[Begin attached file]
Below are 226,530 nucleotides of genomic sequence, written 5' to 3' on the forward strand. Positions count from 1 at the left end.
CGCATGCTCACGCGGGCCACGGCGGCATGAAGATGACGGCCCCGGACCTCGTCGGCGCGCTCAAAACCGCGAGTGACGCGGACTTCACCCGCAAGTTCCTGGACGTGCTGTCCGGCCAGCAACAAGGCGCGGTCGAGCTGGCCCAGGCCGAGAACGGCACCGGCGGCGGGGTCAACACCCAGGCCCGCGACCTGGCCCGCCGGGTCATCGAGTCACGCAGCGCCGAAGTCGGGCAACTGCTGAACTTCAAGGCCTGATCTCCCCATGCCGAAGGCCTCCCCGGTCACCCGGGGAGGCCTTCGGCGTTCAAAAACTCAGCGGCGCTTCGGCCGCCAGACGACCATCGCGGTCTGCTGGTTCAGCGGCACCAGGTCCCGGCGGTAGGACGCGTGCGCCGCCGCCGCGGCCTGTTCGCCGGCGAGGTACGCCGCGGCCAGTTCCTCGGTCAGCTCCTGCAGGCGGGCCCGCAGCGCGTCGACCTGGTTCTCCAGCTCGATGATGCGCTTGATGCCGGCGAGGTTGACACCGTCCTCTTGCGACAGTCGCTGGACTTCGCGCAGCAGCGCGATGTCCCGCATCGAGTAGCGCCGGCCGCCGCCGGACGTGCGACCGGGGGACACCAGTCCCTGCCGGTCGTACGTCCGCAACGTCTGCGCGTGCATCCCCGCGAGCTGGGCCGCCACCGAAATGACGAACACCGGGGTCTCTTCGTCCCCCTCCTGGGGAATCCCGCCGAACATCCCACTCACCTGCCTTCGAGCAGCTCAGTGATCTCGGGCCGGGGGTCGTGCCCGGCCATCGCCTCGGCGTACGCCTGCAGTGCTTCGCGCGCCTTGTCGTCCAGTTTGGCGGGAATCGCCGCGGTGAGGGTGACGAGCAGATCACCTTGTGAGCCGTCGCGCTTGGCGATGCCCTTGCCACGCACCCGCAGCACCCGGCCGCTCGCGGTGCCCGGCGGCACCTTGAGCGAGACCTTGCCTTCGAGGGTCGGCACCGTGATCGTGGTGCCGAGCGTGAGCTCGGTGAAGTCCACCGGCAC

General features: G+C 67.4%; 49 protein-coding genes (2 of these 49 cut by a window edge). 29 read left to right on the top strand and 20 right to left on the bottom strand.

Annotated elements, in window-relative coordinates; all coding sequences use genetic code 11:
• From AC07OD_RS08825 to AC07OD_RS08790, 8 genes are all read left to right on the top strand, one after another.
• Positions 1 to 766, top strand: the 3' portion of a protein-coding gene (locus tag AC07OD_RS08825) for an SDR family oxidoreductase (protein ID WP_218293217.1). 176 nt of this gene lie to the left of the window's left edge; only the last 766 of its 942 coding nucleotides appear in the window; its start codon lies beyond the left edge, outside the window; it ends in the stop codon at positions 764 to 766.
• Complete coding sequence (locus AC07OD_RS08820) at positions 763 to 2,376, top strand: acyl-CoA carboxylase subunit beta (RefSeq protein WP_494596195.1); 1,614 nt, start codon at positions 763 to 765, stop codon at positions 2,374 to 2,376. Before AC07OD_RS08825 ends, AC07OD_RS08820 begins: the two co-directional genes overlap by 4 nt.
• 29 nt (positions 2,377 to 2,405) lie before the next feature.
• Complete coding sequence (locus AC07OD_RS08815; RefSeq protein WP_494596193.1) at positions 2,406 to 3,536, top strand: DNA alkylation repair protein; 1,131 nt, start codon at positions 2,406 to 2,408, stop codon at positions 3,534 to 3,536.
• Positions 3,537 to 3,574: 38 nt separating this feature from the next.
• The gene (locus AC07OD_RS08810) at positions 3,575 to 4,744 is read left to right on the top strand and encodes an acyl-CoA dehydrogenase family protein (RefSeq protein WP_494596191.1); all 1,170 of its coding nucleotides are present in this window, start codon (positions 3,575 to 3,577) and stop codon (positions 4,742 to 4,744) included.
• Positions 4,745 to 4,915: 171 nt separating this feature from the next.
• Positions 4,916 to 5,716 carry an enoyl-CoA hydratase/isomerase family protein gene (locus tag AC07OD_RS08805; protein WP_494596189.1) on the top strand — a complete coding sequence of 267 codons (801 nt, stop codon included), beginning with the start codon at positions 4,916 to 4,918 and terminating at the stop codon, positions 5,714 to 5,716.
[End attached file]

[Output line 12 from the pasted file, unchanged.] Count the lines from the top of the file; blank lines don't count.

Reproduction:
• Positions 4,745 to 4,915: 171 nt separating this feature from the next.